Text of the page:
The odds of winning were stacked against Hamilton. The terms of the Peace Treaty were vague concerning the welfare of Loyalists, and the Trespass Act outright hostile. Hamilton turned to the writings of Blackstone and Vattel to buttress his case while arguing that the sovereignty of the people was not in the state legislature or the state constitution, but in Congress under the Articles of Confederation. “The first act of our government adopts it as fundamental law . . . these reflections teach us to respect the sovereignty of the union and to consider its constitutional powers as not controllable by any state.” This was heady stuff Hamilton was proclaiming, at a time when state power was considered equal if not greater than that of the Confederation Congress. Fortunately for Hamilton, he had a friend in the Mayor’s Court which tried the case, in whom he may or may not have shared his legal brief prior to the court’s judgement. Whatever actually did occur (the author is uncertain), Hamilton’s legal arguments were persuasive and carried the day for his client. Waddington paid a significantly reduced rental fee.
The case has since been considered an early milestone in developing the American doctrine of judicial review. Yet, there was more to the case than meets the eye. It set the tone for what it means to be an American—what “American Exceptionalism” is really about. Writes the author: “(Rutgers v. Waddington) stood for a commitment to resolve differences, even the most violent of differences, under the rule of law. It stood for the autonomy of the judicial branch in a system of checks and balances. It stood for basic fair play. In 1784 and 1865, the sense of fair play had been severely tested by civil warfare. But Rutgers and its legacy envisioned a polity in which former enemies could find neutral forums to resolve disputes and then willingly accept the decisions of these forums. To load all of this on one case in New York’s Mayor’s Court may seem overreaching, but at the time, contemporaries thought the case of great importance. If, in the course of nearly two and a half centuries of legal and political change, Rutgers’s significance has diminished, it is surely long past time to restore its place in the canon.”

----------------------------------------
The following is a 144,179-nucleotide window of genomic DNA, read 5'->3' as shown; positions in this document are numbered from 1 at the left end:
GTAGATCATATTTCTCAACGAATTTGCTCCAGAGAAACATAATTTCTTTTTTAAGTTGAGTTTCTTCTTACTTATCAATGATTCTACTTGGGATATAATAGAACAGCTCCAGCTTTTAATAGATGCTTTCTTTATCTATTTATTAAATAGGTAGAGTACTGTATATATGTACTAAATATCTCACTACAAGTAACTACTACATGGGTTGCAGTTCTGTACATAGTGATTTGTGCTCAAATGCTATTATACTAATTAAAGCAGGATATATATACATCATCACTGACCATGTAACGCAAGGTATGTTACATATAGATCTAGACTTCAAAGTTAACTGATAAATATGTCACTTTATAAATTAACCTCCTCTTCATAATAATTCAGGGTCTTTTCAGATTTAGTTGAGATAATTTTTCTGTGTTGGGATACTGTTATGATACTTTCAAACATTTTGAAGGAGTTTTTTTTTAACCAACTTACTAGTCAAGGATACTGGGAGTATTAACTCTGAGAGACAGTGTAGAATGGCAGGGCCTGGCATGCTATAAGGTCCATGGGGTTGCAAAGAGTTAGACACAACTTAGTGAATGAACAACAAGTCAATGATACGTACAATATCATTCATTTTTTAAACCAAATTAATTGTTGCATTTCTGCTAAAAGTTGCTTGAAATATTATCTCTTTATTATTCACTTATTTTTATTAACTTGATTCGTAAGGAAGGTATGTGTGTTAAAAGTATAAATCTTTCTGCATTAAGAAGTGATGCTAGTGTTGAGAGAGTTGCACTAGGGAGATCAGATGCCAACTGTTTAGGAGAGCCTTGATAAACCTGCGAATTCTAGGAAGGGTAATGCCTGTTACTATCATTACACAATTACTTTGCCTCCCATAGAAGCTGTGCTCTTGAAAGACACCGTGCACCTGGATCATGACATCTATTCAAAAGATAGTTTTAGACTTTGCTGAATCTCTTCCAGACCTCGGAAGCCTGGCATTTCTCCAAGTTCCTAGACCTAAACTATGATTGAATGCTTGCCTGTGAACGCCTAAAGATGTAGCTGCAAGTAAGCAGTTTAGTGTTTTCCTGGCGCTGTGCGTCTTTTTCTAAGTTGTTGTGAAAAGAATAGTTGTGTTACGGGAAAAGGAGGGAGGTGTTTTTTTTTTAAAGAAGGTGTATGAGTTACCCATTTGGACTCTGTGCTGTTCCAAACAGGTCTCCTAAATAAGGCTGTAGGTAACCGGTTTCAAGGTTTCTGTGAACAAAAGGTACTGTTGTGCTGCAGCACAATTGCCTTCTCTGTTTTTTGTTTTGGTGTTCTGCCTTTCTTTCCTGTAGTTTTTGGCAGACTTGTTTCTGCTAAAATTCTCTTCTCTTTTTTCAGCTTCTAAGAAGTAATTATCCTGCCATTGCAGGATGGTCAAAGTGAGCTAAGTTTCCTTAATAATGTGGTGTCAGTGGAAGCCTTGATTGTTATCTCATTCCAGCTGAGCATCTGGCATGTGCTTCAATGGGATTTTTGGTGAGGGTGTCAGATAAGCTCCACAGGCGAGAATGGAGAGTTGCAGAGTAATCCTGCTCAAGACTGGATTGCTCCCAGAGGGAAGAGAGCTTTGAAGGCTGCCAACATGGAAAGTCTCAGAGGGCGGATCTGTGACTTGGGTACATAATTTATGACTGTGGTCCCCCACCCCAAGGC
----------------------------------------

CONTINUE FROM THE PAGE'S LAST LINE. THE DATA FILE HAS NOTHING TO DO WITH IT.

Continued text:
Final note: there is more to Hamilton’s legal arguments than can be summarized in a review, which, to say the least, are fascinating and insightful in how Hamilton reasoned out his arguments—reason enough to read to this book.